PowerPoint Revolution: 21st Century Design In a previous article, I reviewed several common PowerPoint designs used in corporate meeting rooms around the world today, and what you can do to improve on them. But now, let’s aim higher. After all, we’re professionals. We should look and act like them, even behind closed conference room doors. It’s time we dragged our presentations into the 21st century. What Are We Doing? Long ago in an office culture far, far away, people gave speeches. Today, we hold meetings: prep meetings, review meetings, status updates, team meetings, division meetings, All Hands! Slides are visual tools to support discussions. Slides for All Seasons Today, PowerPoint presentations are used for everything. This is a problem. PowerPoint is an effective tool for displaying visuals. Better Designs Where should we look for inspiration for our 21st century slides? Question: How are advertisements like slides? We can convince complete strangers to buy a product in 30 seconds. Design Rule #1: Less is More 1. 2. 3.
4 Effective Presentation Techniques Every once in a while, we are entrusted with the task of presentation. It may be to demo a new product, to present a plan or to explain a new process that you’ve helped create. Whatever the reason and however many presentations you’ve given before, it’s something that not everyone is comfortable doing. Here are some of the presentation techniques that I’ve learnt in my experience to help you conduct an effective presentation. Setting the stage Always start with an intro. Do a brief intro on the subject of the demo. Reserve a minute to explain the structure of your presentation. Setting the stage should take you around 5 to 10 mins, depending on the number of people attending. Force a pause When you dive into the meat of your presentation, do not talk away as if there is no end. In the beginning, I know it will be tough to implement this but trust me: you will get used to it. Don’t do all the talking Make it interactive. Ice-breakers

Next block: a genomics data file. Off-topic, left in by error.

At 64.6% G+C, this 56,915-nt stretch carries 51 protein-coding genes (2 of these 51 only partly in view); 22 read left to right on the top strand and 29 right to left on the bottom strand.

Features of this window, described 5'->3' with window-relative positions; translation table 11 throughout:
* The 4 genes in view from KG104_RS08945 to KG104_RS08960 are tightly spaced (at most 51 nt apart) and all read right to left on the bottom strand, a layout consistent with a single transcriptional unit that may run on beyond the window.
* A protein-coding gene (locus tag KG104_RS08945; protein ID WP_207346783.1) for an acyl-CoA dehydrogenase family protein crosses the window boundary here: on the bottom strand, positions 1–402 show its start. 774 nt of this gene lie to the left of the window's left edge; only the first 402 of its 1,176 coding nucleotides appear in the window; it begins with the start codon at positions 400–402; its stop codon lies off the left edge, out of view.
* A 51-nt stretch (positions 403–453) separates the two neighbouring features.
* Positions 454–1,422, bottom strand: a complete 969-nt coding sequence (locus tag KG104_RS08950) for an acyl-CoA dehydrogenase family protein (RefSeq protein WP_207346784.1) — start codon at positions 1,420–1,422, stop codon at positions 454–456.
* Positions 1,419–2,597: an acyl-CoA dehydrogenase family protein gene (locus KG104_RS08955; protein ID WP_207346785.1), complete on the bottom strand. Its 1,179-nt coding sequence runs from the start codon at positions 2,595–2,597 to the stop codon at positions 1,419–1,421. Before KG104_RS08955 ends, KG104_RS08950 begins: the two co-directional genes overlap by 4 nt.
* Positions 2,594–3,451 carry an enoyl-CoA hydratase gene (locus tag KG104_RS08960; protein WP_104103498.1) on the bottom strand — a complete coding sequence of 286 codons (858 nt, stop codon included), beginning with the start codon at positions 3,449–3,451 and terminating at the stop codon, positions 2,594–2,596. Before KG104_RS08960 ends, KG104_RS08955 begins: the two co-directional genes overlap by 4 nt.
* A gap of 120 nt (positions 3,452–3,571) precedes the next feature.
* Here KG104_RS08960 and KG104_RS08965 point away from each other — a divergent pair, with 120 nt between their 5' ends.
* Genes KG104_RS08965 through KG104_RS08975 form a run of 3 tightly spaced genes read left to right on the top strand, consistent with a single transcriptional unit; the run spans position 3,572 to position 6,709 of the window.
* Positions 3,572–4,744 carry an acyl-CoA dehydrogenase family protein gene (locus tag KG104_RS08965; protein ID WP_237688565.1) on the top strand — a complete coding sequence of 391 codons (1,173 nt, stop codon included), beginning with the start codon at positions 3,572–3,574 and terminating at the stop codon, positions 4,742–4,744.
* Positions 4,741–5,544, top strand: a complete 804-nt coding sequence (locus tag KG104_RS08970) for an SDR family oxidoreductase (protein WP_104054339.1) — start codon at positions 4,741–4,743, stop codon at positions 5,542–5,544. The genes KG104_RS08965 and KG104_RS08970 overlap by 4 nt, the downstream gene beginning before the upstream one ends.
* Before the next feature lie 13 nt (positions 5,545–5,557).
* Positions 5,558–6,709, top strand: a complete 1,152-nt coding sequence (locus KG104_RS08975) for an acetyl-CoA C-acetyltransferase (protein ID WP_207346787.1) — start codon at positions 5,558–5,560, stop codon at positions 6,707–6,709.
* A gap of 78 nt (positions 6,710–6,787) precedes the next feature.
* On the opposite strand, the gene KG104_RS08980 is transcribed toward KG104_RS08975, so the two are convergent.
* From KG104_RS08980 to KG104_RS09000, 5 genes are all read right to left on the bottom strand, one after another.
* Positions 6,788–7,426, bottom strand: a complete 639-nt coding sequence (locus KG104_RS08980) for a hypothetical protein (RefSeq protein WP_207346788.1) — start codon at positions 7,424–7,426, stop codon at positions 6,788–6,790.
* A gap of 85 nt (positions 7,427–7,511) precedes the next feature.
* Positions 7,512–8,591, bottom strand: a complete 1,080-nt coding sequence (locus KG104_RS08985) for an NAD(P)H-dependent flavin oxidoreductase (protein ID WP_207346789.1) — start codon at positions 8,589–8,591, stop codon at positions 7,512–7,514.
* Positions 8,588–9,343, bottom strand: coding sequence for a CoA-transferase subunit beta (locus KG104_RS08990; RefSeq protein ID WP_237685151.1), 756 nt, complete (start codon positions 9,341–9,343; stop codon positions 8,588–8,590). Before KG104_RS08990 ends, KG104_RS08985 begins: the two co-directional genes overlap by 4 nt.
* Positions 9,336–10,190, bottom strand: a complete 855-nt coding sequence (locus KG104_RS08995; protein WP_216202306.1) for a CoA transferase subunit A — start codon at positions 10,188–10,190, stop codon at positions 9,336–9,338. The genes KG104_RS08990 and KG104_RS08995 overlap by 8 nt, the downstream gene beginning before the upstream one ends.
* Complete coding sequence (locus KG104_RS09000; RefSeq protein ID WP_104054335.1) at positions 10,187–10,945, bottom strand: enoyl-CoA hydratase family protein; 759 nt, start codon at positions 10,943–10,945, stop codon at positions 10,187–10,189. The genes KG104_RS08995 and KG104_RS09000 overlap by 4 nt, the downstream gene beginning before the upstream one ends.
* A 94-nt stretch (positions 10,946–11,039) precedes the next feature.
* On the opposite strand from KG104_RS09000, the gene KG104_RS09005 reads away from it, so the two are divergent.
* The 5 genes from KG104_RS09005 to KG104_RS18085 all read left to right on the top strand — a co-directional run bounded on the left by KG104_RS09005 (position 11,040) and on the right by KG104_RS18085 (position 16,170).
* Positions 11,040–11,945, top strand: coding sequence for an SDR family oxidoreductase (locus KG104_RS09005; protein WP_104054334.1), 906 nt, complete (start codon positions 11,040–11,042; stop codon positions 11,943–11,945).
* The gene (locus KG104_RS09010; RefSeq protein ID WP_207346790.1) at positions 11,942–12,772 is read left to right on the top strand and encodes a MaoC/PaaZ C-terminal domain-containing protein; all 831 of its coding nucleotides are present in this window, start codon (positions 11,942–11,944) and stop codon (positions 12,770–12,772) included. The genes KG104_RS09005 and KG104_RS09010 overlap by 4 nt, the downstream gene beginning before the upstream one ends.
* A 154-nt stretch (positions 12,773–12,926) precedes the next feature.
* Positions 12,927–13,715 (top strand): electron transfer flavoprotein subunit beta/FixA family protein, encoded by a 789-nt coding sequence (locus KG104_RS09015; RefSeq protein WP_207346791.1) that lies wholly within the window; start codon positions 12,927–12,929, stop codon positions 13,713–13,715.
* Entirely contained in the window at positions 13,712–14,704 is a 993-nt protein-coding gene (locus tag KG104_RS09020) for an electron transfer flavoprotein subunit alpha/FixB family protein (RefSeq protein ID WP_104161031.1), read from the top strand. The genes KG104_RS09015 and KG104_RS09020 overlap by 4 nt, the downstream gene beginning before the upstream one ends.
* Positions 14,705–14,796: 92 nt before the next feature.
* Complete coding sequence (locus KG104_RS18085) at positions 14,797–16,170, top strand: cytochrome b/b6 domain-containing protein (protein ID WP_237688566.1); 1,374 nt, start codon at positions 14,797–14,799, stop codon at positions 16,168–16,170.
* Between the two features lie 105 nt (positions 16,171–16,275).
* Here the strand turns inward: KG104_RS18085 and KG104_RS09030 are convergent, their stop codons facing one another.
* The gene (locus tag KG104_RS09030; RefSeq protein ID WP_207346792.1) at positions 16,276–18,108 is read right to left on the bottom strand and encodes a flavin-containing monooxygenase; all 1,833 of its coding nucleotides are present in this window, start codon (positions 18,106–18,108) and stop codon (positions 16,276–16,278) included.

O2 learn - Home The "Lessig Method" of presentation The "Lessig Method" of presentation is not an official method per se, but many people who know about the work of Stanford law professor, Lawrence Lessig, have been inspired by his presentation style and informally refer to his approach as something unique indeed. Those who have seen Lessig present have been talking about his approach for a while. David Hornik at VentureBlog wrote a post entitled Putting the "Power" in Powerpoint over two years ago. In this post he heaps praise on the presentation style of Lessig. Hornik says Lessig's presentations "are a fantastic combination of content, art and brand...." James MacLennan may have been the first to put a label on Lessig's presentation style, calling it the "Lessig Method" which he likens to the Takahashi Method in Japan because Lessig's slides often contain just a single word, short quote, or a photo. Here is a good example of the "Lessig Method" of presentation. Hardt's presentation style is not applicable to every case, of course.
Correct dimensions for Power Point Import inShare0 Captivate 3 (and now 4) supports importing a Microsoft Power Point file. Captivate slide dimensions are defined in pixels, while Power Point defines slide size in inches. Many of you might have faced problems with stretched / shrunken objects because of a mismatch in the dimensions of the imported Power Point slides and your Captivate project. n future. You can create a new project “From MS Power Point” – Here you don’t have to worry about the dimensions, as Captivate creates a project of same dimension as your Power Point (yes it calculates correctly!). You might need to just consider whether this is the required dimension for your target audience. No problems so far ! You might also want to Import a Power Point presentation to an existing project. One option is to resize the original Power Point presentation, so that it matches your existing Captivate project dimensions. Now, how you do it … Firstly, you need to convert pixels to inches.